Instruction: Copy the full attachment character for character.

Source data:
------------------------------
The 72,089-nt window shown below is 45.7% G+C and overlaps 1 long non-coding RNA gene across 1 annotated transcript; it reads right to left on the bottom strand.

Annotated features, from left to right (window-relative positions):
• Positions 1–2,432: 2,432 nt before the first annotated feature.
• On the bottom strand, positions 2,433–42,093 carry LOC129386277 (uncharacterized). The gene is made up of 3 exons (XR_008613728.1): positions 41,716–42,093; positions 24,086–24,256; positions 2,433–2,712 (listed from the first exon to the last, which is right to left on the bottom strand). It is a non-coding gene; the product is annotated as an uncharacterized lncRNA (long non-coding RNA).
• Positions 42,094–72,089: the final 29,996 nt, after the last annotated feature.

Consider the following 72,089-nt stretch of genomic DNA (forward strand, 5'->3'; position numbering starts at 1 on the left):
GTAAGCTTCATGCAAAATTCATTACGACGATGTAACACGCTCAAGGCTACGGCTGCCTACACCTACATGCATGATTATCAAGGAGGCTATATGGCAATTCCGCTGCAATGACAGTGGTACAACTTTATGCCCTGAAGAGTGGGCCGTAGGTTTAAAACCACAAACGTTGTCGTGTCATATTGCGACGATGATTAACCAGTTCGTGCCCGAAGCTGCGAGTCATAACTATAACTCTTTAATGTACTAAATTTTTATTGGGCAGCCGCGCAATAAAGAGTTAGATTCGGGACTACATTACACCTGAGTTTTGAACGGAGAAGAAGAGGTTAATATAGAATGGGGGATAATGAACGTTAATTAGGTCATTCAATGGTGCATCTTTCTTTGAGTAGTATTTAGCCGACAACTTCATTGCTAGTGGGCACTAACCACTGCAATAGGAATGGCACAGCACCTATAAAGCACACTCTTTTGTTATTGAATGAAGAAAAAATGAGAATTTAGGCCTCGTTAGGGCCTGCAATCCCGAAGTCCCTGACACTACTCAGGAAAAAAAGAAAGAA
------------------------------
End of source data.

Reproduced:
The 72,089-nt window shown below is 45.7% G+C and overlaps 1 long non-coding RNA gene across 1 annotated transcript; it reads right to left on the bottom strand.

Annotated features, from left to right (window-relative positions):
• Positions 1–2,432: 2,432 nt before the first annotated feature.
• On the bottom strand, positions 2,433–42,093 carry LOC129386277 (uncharacterized). The gene is made up of 3 exons (XR_008613728.1): positions 41,716–42,093; positions 24,086–24,256; positions 2,433–2,712 (listed from the first exon to the last, which is right to left on the bottom strand). It is a non-coding gene; the product is annotated as an uncharacterized lncRNA (long non-coding RNA).
• Positions 42,094–72,089: the final 29,996 nt, after the last annotated feature.

Consider the following 72,089-nt stretch of genomic DNA (forward strand, 5'->3'; position numbering starts at 1 on the left):
GTAAGCTTCATGCAAAATTCATTACGACGATGTAACACGCTCAAGGCTACGGCTGCCTACACCTACATGCATGATTATCAAGGAGGCTATATGGCAATTCCGCTGCAATGACAGTGGTACAACTTTATGCCCTGAAGAGTGGGCCGTAGGTTTAAAACCACAAACGTTGTCGTGTCATATTGCGACGATGATTAACCAGTTCGTGCCCGAAGCTGCGAGTCATAACTATAACTCTTTAATGTACTAAATTTTTATTGGGCAGCCGCGCAATAAAGAGTTAGATTCGGGACTACATTACACCTGAGTTTTGAACGGAGAAGAAGAGGTTAATATAGAATGGGGGATAATGAACGTTAATTAGGTCATTCAATGGTGCATCTTTCTTTGAGTAGTATTTAGCCGACAACTTCATTGCTAGTGGGCACTAACCACTGCAATAGGAATGGCACAGCACCTATAAAGCACACTCTTTTGTTATTGAATGAAGAAAAAATGAGAATTTAGGCCTCGTTAGGGCCTGCAATCCCGAAGTCCCTGACACTACTCAGGAAAAAAAGAAAGAA